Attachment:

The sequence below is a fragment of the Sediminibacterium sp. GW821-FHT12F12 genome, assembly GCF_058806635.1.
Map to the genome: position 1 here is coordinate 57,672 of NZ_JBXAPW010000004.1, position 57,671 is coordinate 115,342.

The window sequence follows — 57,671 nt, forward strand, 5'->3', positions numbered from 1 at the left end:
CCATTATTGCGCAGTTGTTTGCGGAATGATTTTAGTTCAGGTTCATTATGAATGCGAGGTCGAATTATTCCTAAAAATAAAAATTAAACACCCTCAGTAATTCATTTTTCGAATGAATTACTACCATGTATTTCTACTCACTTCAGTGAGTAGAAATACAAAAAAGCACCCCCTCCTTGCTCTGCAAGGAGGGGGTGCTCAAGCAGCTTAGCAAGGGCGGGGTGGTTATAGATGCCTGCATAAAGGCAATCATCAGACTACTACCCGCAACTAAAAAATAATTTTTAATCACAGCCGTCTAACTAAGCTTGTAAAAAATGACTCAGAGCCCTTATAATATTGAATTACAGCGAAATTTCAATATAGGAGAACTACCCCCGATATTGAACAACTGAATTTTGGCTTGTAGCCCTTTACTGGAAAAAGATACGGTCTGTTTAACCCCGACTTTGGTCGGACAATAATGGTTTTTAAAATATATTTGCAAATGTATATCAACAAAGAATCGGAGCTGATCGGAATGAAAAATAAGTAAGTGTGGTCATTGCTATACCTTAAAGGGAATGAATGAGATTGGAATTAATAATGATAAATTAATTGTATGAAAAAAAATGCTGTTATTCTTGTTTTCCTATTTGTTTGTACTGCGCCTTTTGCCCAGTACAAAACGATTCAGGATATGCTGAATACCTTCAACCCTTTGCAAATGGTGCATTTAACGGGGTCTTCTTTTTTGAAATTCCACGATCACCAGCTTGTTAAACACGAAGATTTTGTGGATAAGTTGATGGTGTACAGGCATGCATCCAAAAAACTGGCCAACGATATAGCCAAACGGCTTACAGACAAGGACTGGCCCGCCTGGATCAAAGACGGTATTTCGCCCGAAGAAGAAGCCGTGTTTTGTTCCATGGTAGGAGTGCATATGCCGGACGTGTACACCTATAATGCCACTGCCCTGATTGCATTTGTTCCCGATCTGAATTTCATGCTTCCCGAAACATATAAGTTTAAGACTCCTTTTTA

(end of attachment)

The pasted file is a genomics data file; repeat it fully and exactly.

The sequence below is a fragment of the Sediminibacterium sp. GW821-FHT12F12 genome, assembly GCF_058806635.1.
Map to the genome: position 1 here is coordinate 57,672 of NZ_JBXAPW010000004.1, position 57,671 is coordinate 115,342.

The window sequence follows — 57,671 nt, forward strand, 5'->3', positions numbered from 1 at the left end:
CCATTATTGCGCAGTTGTTTGCGGAATGATTTTAGTTCAGGTTCATTATGAATGCGAGGTCGAATTATTCCTAAAAATAAAAATTAAACACCCTCAGTAATTCATTTTTCGAATGAATTACTACCATGTATTTCTACTCACTTCAGTGAGTAGAAATACAAAAAAGCACCCCCTCCTTGCTCTGCAAGGAGGGGGTGCTCAAGCAGCTTAGCAAGGGCGGGGTGGTTATAGATGCCTGCATAAAGGCAATCATCAGACTACTACCCGCAACTAAAAAATAATTTTTAATCACAGCCGTCTAACTAAGCTTGTAAAAAATGACTCAGAGCCCTTATAATATTGAATTACAGCGAAATTTCAATATAGGAGAACTACCCCCGATATTGAACAACTGAATTTTGGCTTGTAGCCCTTTACTGGAAAAAGATACGGTCTGTTTAACCCCGACTTTGGTCGGACAATAATGGTTTTTAAAATATATTTGCAAATGTATATCAACAAAGAATCGGAGCTGATCGGAATGAAAAATAAGTAAGTGTGGTCATTGCTATACCTTAAAGGGAATGAATGAGATTGGAATTAATAATGATAAATTAATTGTATGAAAAAAAATGCTGTTATTCTTGTTTTCCTATTTGTTTGTACTGCGCCTTTTGCCCAGTACAAAACGATTCAGGATATGCTGAATACCTTCAACCCTTTGCAAATGGTGCATTTAACGGGGTCTTCTTTTTTGAAATTCCACGATCACCAGCTTGTTAAACACGAAGATTTTGTGGATAAGTTGATGGTGTACAGGCATGCATCCAAAAAACTGGCCAACGATATAGCCAAACGGCTTACAGACAAGGACTGGCCCGCCTGGATCAAAGACGGTATTTCGCCCGAAGAAGAAGCCGTGTTTTGTTCCATGGTAGGAGTGCATATGCCGGACGTGTACACCTATAATGCCACTGCCCTGATTGCATTTGTTCCCGATCTGAATTTCATGCTTCCCGAAACATATAAGTTTAAGACTCCTTTTTA